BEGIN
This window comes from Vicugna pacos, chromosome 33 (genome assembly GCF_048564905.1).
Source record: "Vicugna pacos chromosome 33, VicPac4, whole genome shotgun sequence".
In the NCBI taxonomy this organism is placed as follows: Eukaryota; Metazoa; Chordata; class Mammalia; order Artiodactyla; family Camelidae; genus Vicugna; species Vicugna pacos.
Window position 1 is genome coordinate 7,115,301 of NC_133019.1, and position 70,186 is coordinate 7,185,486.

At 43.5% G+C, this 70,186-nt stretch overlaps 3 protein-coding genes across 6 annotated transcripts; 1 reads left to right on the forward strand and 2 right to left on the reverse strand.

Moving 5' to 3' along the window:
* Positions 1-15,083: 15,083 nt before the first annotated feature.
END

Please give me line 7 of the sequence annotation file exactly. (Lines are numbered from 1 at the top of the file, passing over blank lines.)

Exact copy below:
* Positions 1-15,083: 15,083 nt before the first annotated feature.